Many GP networks will be made up of group of practices located within a single CCG area as this supplies the early relationship with commissioners, but this is by no means a necessity. A locality may have particular needs and the GP network may want to cover more than one small CCG area.

If there is already a network organisation operating within the area of your practice, it may in the first instance be preferable to explore the possibility of joining this, rather than setting up a competing organisation.

There is no doubt that smaller networks are more likely to waste time and energy competing with one another. This is rarely a positive development.

 

Who will develop the new network?

In the first instance, the practices involved in the GP network should establish a project team. The project team’s role is to take the GP network from concept to reality and create the basis for a viable and legally competent entity and to communicate important information to all interested practices who can then decide whether or not to form/join the network.

There are no hard rules about the composition of the project team but it should be populated by GPs and practice managers from the constituent practices. The project team should also strongly consider bringing on a board a project manager, not just for their skills, but because they will be able to develop the GP network without being distracted by the ‘business as usual’ workload that is likely to face other members of the project team.

Whether or not a representative from each constituent practice sits on the project team is for the GP network to determine. For large GP networks, with many constituent practices, this might be unrealistic.

It is important that the project team is seen by all practices involved to be both capable and trustworthy and it is essential that the team develops a shared strategy and goal.

Whilst input should be welcomed from all the practices involved, it should be ensured that this remains constructive as it can be all too easy to fall into impatience and criticism, especially during the early stages of the project.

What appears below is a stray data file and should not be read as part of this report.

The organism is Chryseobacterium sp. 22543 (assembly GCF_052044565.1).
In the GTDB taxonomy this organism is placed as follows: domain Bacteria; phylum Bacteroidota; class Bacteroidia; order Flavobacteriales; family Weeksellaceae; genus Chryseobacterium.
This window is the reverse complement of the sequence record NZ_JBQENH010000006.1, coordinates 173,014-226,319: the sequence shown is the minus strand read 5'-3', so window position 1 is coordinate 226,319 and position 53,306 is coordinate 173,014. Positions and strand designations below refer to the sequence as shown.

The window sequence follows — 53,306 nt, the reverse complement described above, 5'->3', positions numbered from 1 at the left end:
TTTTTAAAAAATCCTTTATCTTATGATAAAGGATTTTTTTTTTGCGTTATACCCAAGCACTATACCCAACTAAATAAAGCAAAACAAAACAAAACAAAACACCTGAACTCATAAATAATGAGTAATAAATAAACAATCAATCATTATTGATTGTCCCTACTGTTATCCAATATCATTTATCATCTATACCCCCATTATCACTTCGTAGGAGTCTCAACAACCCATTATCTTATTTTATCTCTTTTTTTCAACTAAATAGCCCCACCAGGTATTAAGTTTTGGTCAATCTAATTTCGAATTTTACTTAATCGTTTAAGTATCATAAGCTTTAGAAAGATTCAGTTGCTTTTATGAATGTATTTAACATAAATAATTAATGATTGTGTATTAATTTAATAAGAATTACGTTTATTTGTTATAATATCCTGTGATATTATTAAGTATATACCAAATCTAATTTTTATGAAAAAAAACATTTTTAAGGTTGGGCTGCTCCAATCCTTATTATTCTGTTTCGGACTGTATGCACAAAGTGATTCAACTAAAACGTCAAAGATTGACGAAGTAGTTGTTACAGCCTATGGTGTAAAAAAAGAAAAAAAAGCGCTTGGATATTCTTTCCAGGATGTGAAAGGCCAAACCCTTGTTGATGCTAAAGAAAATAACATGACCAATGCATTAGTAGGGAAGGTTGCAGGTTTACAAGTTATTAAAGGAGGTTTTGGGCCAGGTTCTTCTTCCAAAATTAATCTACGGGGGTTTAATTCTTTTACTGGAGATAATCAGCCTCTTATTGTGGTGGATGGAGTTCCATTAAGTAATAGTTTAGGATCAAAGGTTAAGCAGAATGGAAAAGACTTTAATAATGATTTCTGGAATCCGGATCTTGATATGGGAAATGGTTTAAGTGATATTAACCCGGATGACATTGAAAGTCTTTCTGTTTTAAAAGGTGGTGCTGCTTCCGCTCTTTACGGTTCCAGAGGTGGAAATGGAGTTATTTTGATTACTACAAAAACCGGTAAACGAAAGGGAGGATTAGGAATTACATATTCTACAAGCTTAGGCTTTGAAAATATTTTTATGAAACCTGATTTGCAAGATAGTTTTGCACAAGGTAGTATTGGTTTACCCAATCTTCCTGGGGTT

Deciding on governance arrangements

There should be a strong focus upon the development of shared values, beliefs and goals upon which the network will operate, as well as agreement on the preferred legal structure of the organisation.

The GP network’s governance arrangements will outline the project team’s roles and responsibilities, accountability and the procedures for selecting company directors and management.

Governance arrangements should also have regard to any potential conflicts of interest (particularly for GP networks that are coterminous with the CCG’s coverage) and develop procedures and processes regarding the sharing of patient information.

The project team should seek the advice and input of other professionals. At a minimum this means obtaining:

  • Accounting advice, especially with regard to pensions and VAT
  • Legal advice, especially with regard to establishing legal structures, compliance and regulatory requirements

 

Developing a business plan

Stakeholder engagement and communication

As the GP network evolves and grows it is crucial to keep all the relevant stakeholders abreast of developments, milestones and achievement. The communications approach should take into account the stakeholder in question, but as a minimum, the GP network should put in place a strategy for communicating with:

  • Constituent practices
  • CCGs
  • NHS England representatives
  • LMCs
  • Local Authority representatives
  • Community hospitals, community, acute and mental health trusts
  • Patient groups

 

Bring practices along on the journey